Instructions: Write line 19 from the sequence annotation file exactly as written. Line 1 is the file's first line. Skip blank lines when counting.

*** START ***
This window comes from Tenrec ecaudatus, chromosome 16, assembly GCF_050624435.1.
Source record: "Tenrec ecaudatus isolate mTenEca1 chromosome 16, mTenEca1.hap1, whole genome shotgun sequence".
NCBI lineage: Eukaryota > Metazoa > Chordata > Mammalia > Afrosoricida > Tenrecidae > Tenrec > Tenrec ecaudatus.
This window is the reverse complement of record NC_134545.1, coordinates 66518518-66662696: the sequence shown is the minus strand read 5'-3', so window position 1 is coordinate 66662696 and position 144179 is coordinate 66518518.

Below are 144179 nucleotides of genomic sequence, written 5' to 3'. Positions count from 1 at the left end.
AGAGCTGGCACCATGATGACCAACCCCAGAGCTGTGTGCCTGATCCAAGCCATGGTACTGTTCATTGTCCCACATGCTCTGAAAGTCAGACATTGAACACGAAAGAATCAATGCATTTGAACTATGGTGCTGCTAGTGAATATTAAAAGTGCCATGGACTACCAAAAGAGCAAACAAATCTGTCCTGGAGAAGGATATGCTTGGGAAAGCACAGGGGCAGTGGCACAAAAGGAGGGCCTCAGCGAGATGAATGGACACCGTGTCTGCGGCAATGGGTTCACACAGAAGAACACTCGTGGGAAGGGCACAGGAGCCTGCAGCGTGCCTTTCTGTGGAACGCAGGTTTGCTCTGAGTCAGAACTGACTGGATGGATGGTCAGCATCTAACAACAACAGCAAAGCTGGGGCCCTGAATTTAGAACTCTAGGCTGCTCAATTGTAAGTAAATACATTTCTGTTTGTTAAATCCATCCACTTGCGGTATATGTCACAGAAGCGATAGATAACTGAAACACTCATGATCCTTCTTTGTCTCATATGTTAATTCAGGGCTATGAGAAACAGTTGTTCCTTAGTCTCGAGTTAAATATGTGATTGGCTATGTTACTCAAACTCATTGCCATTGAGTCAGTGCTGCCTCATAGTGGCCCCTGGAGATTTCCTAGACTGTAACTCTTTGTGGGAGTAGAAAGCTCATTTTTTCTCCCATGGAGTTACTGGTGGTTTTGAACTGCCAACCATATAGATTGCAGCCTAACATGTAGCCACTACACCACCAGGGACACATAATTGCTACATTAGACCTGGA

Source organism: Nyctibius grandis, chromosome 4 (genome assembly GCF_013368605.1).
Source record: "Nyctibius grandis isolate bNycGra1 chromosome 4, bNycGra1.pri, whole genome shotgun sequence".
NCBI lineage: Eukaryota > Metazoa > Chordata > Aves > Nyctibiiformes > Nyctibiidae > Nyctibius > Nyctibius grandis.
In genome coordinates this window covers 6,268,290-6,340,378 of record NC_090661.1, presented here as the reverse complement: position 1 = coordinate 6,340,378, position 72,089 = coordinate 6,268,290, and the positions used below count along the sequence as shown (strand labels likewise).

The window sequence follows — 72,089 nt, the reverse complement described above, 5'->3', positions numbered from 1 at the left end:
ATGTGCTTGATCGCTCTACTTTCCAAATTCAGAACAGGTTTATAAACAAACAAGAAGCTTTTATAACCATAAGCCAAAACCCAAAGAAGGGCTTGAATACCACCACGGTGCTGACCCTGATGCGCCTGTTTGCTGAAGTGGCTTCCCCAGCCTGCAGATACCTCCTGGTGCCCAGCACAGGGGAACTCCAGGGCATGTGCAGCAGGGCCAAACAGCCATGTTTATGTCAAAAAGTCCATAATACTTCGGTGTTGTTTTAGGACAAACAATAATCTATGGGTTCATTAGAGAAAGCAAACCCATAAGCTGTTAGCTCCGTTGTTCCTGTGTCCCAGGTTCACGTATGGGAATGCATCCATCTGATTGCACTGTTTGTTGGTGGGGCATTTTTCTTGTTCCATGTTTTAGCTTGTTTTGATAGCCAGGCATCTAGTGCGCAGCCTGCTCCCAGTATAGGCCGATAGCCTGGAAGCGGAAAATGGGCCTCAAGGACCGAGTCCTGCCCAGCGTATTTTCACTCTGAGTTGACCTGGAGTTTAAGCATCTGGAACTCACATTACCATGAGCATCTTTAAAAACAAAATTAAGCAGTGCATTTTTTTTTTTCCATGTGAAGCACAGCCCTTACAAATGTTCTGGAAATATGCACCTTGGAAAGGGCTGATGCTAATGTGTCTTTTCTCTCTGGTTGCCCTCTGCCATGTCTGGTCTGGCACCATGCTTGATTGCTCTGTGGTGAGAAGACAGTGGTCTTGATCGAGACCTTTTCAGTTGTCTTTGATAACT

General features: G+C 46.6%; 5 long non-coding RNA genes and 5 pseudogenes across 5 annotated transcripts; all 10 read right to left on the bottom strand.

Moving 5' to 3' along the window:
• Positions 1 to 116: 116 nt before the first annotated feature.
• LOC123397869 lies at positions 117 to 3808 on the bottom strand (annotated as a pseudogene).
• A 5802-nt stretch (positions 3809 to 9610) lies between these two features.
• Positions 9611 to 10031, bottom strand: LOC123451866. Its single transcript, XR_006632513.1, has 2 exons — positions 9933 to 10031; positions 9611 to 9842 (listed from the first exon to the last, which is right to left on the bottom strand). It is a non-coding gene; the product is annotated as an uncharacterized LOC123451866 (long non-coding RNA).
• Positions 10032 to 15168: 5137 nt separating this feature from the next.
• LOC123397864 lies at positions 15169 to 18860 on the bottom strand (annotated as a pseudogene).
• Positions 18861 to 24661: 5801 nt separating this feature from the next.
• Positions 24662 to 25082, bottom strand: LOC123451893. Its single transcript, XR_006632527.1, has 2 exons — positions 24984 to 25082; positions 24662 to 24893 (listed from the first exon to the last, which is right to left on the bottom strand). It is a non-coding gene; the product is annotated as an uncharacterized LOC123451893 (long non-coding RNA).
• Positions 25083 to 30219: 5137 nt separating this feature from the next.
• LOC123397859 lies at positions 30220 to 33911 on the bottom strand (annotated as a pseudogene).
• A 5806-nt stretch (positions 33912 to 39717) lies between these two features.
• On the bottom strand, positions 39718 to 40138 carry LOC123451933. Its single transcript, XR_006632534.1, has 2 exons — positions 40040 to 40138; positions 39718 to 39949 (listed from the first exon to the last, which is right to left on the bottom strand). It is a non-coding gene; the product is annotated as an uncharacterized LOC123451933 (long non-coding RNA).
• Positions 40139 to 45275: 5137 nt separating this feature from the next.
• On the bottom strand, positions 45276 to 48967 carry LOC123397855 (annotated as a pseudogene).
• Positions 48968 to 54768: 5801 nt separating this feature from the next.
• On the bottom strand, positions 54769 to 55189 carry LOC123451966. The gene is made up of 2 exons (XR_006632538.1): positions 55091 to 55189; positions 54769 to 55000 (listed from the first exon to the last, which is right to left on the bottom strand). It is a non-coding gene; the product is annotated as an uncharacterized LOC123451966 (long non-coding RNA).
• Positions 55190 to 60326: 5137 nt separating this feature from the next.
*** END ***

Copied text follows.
• Positions 10032 to 15168: 5137 nt separating this feature from the next.